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Cleveland Indians baseball club wins rare negligence claim against insurance broker

In 2010, the Cleveland Indians turned to inflatable play structures to draw fans to the ballgame.  They enlisted the help of an event arranger to supply the structures and to purchase liability insurance.  The arranger secured insurance through New Hampshire Insurance Company with the assistance of a broker, CSI Insurance Group.  This turned out to be a good idea when an inflatable slide collapsed on two patrons, killing one.  When the ballclub was sued, however, the insurer denied coverage and pointed to a specific exclusion applicable to inflatable play structures.

The ball club sue the insurer and the broker in Michigan's Eastern District Federal Court and the judge summarily dismissed both claims.  It held that the insurer had never assumed a duty to cover the risk of inflatable structures and that under insurance-friendly Michigan law, the agent broker owed no duty to the Indians.  The club appealed.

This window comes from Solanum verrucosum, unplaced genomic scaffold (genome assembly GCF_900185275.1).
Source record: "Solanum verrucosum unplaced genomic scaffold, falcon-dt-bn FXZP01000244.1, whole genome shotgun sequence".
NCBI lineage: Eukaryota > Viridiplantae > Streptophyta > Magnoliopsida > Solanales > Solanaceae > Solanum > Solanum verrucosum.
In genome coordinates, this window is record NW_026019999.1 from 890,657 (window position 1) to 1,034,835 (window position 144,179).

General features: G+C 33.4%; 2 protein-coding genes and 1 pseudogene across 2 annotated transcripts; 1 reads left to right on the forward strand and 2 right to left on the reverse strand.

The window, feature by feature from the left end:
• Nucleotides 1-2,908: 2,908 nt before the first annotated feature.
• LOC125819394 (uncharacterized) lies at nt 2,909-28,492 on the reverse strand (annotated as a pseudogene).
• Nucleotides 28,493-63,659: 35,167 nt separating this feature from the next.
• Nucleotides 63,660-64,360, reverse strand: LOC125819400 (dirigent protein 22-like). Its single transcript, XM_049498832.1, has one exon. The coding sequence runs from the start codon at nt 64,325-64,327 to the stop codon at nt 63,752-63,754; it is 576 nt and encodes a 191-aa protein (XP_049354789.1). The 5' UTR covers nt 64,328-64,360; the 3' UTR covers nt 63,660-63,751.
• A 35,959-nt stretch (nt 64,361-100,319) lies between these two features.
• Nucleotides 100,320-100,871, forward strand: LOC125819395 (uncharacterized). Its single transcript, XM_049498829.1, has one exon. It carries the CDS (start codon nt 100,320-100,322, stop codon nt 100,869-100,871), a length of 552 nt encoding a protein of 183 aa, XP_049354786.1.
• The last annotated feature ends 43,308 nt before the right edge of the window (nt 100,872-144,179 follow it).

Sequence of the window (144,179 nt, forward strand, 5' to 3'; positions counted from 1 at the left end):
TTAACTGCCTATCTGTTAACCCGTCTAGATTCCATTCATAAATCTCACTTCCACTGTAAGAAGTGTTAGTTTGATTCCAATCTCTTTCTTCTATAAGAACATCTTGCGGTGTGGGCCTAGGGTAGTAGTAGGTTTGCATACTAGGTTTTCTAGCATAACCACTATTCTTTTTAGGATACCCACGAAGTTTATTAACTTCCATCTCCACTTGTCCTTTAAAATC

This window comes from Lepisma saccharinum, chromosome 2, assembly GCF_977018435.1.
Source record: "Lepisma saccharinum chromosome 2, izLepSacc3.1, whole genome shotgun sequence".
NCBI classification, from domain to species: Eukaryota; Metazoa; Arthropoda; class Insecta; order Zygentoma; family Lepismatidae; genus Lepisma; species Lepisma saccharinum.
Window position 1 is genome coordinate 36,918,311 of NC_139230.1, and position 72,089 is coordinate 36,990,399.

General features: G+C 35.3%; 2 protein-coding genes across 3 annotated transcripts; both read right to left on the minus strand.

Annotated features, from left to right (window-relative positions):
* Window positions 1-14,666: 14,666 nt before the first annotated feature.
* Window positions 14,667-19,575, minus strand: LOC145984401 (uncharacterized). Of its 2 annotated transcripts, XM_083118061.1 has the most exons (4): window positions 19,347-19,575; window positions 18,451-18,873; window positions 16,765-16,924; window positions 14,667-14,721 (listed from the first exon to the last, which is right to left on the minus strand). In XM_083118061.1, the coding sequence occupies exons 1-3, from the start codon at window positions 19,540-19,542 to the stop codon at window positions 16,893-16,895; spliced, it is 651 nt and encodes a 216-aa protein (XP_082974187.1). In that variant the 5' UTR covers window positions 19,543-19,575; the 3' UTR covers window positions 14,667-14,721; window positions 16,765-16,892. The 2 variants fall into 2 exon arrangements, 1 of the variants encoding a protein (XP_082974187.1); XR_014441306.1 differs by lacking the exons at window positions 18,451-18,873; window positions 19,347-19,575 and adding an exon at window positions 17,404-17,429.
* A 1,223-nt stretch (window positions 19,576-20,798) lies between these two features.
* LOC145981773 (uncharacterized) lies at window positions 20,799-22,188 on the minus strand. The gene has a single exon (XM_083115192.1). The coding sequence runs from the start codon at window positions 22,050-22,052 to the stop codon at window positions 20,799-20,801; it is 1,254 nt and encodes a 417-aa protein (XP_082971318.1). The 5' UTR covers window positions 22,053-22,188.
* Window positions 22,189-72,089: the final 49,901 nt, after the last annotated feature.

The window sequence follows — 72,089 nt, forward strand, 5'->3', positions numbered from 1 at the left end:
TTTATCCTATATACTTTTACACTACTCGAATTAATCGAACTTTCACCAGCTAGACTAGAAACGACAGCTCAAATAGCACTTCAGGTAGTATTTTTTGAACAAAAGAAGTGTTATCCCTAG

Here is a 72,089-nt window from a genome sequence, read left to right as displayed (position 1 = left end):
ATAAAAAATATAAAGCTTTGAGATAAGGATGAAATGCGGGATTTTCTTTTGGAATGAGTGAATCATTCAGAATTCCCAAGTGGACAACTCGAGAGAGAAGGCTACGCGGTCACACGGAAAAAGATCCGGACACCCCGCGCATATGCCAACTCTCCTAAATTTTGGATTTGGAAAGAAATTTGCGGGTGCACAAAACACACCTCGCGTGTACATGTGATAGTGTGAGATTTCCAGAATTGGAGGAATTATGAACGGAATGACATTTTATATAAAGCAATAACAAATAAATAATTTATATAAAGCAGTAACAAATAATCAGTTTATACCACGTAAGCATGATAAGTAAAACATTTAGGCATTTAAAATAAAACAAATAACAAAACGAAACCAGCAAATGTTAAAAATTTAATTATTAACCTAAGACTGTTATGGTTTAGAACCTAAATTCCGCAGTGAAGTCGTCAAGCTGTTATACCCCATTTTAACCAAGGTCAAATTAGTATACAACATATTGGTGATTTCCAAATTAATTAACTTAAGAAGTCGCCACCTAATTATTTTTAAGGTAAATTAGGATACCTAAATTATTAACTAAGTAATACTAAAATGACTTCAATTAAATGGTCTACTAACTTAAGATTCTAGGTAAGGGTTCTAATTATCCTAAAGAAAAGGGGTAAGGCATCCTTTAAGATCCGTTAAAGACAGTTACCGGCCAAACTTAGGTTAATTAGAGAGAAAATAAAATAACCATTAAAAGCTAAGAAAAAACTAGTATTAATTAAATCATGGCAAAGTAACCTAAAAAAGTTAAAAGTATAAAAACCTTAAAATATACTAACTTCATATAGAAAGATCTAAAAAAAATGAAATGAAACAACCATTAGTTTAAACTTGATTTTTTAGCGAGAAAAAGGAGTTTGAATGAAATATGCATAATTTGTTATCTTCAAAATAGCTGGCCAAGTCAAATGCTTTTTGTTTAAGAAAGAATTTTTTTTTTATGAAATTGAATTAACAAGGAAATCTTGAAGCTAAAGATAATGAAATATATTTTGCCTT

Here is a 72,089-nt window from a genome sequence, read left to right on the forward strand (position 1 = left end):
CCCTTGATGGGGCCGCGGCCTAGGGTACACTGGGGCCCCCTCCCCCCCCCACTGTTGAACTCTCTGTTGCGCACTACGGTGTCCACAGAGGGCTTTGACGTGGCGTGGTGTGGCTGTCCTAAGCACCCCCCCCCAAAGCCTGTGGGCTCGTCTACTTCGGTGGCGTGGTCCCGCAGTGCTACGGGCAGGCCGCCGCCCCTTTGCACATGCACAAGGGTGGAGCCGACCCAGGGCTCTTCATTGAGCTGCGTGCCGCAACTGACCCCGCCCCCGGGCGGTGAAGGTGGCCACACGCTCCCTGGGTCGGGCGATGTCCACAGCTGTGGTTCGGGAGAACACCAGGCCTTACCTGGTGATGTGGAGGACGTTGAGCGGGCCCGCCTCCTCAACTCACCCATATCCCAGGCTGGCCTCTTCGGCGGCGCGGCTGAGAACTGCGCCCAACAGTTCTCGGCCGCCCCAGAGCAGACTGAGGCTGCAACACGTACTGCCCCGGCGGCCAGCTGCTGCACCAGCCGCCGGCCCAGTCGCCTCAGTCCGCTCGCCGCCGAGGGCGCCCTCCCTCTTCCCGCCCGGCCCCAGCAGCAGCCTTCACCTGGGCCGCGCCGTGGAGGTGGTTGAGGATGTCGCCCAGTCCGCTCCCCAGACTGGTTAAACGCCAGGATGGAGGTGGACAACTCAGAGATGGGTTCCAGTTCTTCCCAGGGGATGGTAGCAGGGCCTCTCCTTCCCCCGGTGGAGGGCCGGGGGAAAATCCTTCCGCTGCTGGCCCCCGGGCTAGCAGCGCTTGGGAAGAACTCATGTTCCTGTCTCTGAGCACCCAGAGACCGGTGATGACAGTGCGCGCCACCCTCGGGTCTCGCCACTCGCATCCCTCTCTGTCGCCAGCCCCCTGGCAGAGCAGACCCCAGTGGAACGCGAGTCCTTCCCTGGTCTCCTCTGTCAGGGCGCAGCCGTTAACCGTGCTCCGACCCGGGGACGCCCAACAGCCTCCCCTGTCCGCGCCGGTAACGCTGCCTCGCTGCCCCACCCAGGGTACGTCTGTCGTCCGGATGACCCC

The Sixth Circuit appellate court affirmed the holding with regard to the insurer but overturned it with regard to the agent broker.  The Court pointed out that the broker had assumed a clear duty to provide coverage for this precise risk and then had negligently fulfilled its duty.  Under the circumstances it refused to follow the Michigan Supreme Court precedent cited by the insurance broker, concluding that having undertaken the duty to bind coverage for this incident, the agent could be held accountable for negligently failing to do so. 

It doesn't hurt when the wrongfully denied insured can point to an email by the defendant where the defendant admits "Oh.  Okay.  I guess I missed it."

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